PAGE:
Long time readers will no doubt recall that I often claim to have Grey Box sap running in my veins.
These amazing old trees are the superstructure for the type of forest and forest birds that I really enjoy working with. And as Woodlands Historic Park has such an untouched stand of Grey Box, its not hard to see why I love it as I practically learned my forest birds craft out there.
Another find stand of Grey Box is at Eynesbury near Melton.
Every second month the local Eynesbury Environmental Group, here’s their facebook page, conducts a morning walk in the forest for interested locals and visitors.
Chris Lunardi does a super job of getting us out in to the forest to look at some of the lesser visited areas and to find interesting birds.
Chris also seems to have an amazing ability to chose days where the weather is kind. And this past Sunday was no exception.
Probably the highlights of the day were a pair of very vocal Peregrine Falcon, and several sightings of Diamond Firetails.
Diamond Firetails often are found around the lawns and golf greens in good numbers, and occasionally a few birds through the bush. We managed to find them in 4 locations throughout the day.
Astute reader that you are, you’ll have recalled that the last posting here was a trip to Eynesbury for a visit to some Woodswallows at Nursery.
Decided on a whim today, to take another trip to the same spot not that we expected to find the Woodswallows still on nest, but y’know, perhaps we might be lucky.
Well time, tide and Woodswallow fledglings wait for no photographer, and they had indeed taken to wing. Now of course it was a new challenge.
But there is something relaxing indeed about a pot of tea, (Earl Grey- see the connection?) in a Grey Box forest. So we sat. And slowly the forest began to reveal those hidden secrets.
Over there, Tree Martins, still feeding young. On the other side a pair of Rufous Whistlers who entertained with their calls. More Brown Treecreepers than you can count, and most of them either at nest, or ferrying food for demanding young.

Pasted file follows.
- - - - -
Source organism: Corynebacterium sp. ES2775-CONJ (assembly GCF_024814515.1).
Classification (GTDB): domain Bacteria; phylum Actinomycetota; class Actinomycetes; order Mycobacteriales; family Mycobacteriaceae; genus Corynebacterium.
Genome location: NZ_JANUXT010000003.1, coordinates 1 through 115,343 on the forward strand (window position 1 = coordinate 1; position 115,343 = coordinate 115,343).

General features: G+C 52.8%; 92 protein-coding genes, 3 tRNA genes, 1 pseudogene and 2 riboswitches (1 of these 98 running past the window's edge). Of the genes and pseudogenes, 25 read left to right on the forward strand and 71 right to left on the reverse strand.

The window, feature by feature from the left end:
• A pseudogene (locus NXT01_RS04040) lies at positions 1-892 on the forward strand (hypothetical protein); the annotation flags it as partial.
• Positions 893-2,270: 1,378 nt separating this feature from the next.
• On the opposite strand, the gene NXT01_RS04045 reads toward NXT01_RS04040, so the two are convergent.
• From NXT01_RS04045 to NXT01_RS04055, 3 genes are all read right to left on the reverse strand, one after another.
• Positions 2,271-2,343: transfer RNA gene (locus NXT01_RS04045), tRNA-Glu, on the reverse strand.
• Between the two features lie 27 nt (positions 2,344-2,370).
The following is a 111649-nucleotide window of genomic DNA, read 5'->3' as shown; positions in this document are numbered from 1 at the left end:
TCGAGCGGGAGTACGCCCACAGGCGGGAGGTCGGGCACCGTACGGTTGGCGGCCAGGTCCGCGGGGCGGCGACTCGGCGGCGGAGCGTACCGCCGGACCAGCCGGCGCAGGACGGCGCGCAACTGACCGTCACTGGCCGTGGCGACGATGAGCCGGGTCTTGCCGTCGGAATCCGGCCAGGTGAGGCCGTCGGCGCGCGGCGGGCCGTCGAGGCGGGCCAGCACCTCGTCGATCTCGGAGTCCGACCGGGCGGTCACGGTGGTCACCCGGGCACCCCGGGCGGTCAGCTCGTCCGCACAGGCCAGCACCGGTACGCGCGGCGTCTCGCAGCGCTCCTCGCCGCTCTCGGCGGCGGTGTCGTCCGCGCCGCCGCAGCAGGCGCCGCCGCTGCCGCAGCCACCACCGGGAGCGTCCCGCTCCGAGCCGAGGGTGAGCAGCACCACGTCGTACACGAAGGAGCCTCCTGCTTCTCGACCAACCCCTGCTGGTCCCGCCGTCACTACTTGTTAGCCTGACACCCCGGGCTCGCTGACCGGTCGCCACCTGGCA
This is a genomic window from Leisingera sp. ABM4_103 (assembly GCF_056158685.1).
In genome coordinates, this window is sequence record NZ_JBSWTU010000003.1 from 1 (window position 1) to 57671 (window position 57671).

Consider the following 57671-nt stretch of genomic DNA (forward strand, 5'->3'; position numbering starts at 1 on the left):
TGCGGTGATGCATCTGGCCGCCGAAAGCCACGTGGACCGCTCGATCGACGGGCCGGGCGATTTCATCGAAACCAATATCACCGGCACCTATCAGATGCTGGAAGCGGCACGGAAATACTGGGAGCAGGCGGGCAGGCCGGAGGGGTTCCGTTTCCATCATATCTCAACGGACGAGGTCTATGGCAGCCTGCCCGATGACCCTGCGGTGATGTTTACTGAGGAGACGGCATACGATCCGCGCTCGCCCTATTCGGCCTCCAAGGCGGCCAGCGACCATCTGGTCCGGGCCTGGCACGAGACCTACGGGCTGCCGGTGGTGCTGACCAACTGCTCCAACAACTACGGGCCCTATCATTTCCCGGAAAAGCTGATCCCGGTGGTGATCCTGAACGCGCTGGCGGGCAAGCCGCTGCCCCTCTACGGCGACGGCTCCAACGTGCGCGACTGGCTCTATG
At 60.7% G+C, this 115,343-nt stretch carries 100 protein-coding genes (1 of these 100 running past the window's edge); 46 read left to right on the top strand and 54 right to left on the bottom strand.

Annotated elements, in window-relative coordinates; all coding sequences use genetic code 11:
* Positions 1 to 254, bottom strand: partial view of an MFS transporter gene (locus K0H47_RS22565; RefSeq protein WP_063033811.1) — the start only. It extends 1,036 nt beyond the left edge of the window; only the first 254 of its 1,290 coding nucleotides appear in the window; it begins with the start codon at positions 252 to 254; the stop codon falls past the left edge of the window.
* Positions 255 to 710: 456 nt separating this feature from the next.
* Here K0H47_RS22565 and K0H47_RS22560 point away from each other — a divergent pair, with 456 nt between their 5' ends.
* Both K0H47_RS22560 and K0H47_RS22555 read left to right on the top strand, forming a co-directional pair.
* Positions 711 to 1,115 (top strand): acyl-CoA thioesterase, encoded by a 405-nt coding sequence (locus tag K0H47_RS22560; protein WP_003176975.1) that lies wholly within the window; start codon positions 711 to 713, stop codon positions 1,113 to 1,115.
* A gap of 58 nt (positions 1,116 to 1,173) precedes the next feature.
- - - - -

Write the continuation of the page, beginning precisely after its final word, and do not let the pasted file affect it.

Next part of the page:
And my favourite find. Jacky Winter. The pair near out sit spot had two young and were keeping them up in the tops of the trees, but we still had enjoyable encounters.
Off to look for Matilda the Pacific-black Duck who has taken over a hollow, and to my surprise, she was still domicile, but only her carefully crafted wing tip feathers were showing her presence. Must be close for her now. I’ve no idea where she is going to lead them to water, but the nearest must be about 2km away through the scrub.
In the same area, lo and behold a second pair of Jacky Winter, with two well advanced young. I’d be betting these were the same birds we photographed in the area last year. One of the adults adjusted to my presence in a few minutes and continued to feed and preen quite closely. Then it (she?) sat down on the ground a few metres away and “sun-hazed” and quite went into a trance. Satisfied I was no danger, it allowed some fine portraits to be made.
And the I heard the wheezy call of a Diamond Firetail watching the portrait session.
As we started for home we came across the White-browed Woodswallows feeding some young, and then a family of Brown Treecreepers looking after their growing juveniles.
Of course no trip to Eynesbury would be complete without a sighting of the elusive Speckled Warbler, and to both our delights one flew by as we walked back to the car, and then began to feed on the small slope nearby. No close approaches with this bird, so my score of great photos of this little dude is still intact. Zero.